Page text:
USS Carney downs more Iran-backed drones in the Red Sea

The Arleigh Burke-class guided-missile destroyer USS Carney (DDG 64) defeats a combination of Houthi missiles and unmanned aerial vehicles in the Red Sea, on October 19, 2023. Carney is deployed to the U.S. 5th Fleet area of operations to help ensure maritime security and stability in the Middle East region. Photo by MC2 Aaron Lau/U.S. Navy/UPI
The Arleigh Burke-class guided-missile destroyer USS Carney (DDG 64) defeats a combination of Houthi missiles and unmanned aerial vehicles in the Red Sea, on October 19, 2023. Carney is deployed to the U.S. 5th Fleet area of operations to help ensure maritime security and stability in the Middle East region. Photo by MC2 Aaron Lau/U.S. Navy/UPI

Dec. 3 (UPI) -- A U.S. warship and three commercial vessels were attacked in the Red Sea on Sunday, a possible escalation of hostilities in the region as a weeklong military stand down between Hamas and Israel came to an end Friday, despite a last minute scramble to extend the truce for at least another day.

The Qatari-brokered deal had been extended several times, allowing for the exchange of hostages and civilians to escape the hostilities of the war, but within minutes of its expiration, Gaza began military assaults on Israel, which vowed to respond and was "out to destroy" Hamas, an IDF spokesman said.

Prime Minister Benjamin Netanyahu said Israel's mission was "to release the hostages, to liquidate Hamas."

The USS Carney, which has been regularly involved in military action in the last few weeks, shot down three more Iran-backed Houthi rebel drones while responding to distress calls from the commercial vessels, according to the Pentagon, which added the assaults lasted about seven hours and damaged two of the ships.

"These attacks represent a direct threat to international commerce and maritime security,'' U.S. Central Command said. "They have jeopardized the lives of international crews representing multiple countries around the world. ... The United States will consider all appropriate responses in full coordination with its international allies and partners.''

The Arleigh Burke-class guided-missile destroyer USS Carney (DDG 64) defeats a combination of Houthi missiles and unmanned aerial vehicles in the Red Sea, on October 19, 2023. Carney is deployed to the U.S. 5th Fleet area of operations to help ensure maritime security and stability in the Middle East region. Photo by MC2 Aaron Lau/U.S. Navy/UPI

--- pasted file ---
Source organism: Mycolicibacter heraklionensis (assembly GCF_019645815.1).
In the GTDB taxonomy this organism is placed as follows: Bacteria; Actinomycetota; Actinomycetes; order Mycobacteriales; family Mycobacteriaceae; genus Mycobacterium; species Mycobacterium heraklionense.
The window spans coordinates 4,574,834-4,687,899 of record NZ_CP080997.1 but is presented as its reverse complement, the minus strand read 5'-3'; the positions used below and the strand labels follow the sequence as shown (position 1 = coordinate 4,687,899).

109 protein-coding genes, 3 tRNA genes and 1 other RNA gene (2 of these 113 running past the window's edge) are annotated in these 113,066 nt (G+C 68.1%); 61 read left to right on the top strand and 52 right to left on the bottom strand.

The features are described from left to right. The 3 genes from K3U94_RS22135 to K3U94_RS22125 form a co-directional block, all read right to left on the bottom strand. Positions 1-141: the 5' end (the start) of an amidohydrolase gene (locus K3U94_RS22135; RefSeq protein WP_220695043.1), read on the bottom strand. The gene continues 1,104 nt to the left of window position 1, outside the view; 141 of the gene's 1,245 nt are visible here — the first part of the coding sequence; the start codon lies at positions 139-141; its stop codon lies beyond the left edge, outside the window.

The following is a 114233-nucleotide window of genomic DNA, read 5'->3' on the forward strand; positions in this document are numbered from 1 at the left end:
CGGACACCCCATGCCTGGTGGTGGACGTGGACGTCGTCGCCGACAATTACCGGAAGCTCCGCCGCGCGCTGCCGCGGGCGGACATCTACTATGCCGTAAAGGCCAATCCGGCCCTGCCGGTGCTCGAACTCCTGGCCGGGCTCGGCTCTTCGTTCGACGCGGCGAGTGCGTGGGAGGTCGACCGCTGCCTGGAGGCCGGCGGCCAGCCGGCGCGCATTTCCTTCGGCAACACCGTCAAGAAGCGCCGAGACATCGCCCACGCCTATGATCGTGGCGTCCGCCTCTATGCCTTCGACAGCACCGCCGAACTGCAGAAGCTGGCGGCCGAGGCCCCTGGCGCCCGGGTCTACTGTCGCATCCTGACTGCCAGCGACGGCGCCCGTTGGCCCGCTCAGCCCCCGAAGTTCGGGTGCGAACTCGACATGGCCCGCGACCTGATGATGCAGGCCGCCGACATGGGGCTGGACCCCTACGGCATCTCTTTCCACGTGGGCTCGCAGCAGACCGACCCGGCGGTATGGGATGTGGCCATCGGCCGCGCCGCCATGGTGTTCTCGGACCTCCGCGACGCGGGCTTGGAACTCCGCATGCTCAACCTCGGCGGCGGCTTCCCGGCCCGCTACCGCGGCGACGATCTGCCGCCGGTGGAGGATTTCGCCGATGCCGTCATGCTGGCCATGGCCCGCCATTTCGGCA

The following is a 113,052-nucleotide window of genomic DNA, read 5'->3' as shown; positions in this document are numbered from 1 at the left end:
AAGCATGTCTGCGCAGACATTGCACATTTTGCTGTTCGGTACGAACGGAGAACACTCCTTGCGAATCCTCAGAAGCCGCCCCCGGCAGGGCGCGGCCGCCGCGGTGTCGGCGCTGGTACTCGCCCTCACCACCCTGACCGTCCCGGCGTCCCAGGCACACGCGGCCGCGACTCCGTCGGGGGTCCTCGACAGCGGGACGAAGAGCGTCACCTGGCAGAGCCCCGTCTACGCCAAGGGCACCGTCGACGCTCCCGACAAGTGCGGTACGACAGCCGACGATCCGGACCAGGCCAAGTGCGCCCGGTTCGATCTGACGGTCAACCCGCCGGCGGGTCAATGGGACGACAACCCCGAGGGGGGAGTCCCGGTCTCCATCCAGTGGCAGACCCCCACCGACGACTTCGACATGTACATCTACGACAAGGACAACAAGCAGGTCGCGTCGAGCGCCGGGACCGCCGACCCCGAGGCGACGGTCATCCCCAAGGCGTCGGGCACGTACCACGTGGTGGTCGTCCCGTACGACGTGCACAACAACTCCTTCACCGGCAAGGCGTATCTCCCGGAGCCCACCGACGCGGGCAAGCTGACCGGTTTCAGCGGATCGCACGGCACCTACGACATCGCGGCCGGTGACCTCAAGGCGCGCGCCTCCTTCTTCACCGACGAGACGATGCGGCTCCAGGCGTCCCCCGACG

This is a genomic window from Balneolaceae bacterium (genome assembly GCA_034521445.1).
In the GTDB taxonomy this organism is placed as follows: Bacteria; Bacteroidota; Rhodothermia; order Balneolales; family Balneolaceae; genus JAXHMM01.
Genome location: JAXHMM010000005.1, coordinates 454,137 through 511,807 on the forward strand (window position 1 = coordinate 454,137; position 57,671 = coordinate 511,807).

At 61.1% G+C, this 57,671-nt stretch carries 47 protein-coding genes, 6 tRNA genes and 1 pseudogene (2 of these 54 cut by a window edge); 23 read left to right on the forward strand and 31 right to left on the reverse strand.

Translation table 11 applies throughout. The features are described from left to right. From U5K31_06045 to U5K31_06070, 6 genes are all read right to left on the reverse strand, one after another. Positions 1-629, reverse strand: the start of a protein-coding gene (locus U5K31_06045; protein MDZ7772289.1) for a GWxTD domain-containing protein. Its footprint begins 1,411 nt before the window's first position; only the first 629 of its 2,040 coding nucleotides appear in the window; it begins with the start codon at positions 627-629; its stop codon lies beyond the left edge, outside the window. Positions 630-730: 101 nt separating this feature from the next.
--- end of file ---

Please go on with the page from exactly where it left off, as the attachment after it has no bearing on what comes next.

The Arleigh Burke-class guided-missile destroyer USS Carney (DDG 64) defeats a combination of Houthi missiles and unmanned aerial vehicles in the Red Sea, on October 19, 2023. Carney is deployed to the U.S. 5th Fleet area of operations to help ensure maritime security and stability in the Middle East region. Photo by MC2 Aaron Lau/U.S. Navy/UPI

All told, there were four attacks against three different commercial vessels operating in the southern Red Sea's international waters.

The Carney was not damaged in the incident and no serious injuries were reported, the Pentagon said. Israeli military spokesman Rear Admiral Daniel Hagari said the ships don't have a connection to the United States.

Sailors assigned to the Arleigh Burke-class guided-missile destroyer USS Carney (DDG 64) stand watch in the ship's Combat Information Center during an operation to defeat a combination of Houthi missiles and unmanned aerial vehicles in the Red Sea, on October 19, 2023. Carney is deployed to the U.S. 5th Fleet area of operations to help ensure maritime security and stability in the Middle East region. Photo by MC2 Aaron Lau/U.S. Navy/UPI

Officials said these latest attacks could represent an escalation in the war between Israel and Hamas, which began Oct. 7 when Hamas launched a surprise attack on Israel that killed 1,200 people. Israel responded with repeated, ongoing attacks on Hamas in the Gaza Strip that the Hamas-run Gaza Health Ministry says have killed more than 15,500 Palestinians, 70% of them women and children, and as many as 41,000 have been injured.

The Carney has shot down multiple air drones over the Red Sea in the past six weeks. On Oct. 19, its crew intercepted a salvo of missiles and air drones that the Pentagon said were heading toward Israel, according to U.S. Central Command.

"The Red Sea is a vital artery in the global economy, and CENTCOM said the attacks represent a direct threat to international commerce and maritime security," U.S. Central Command said in a statement.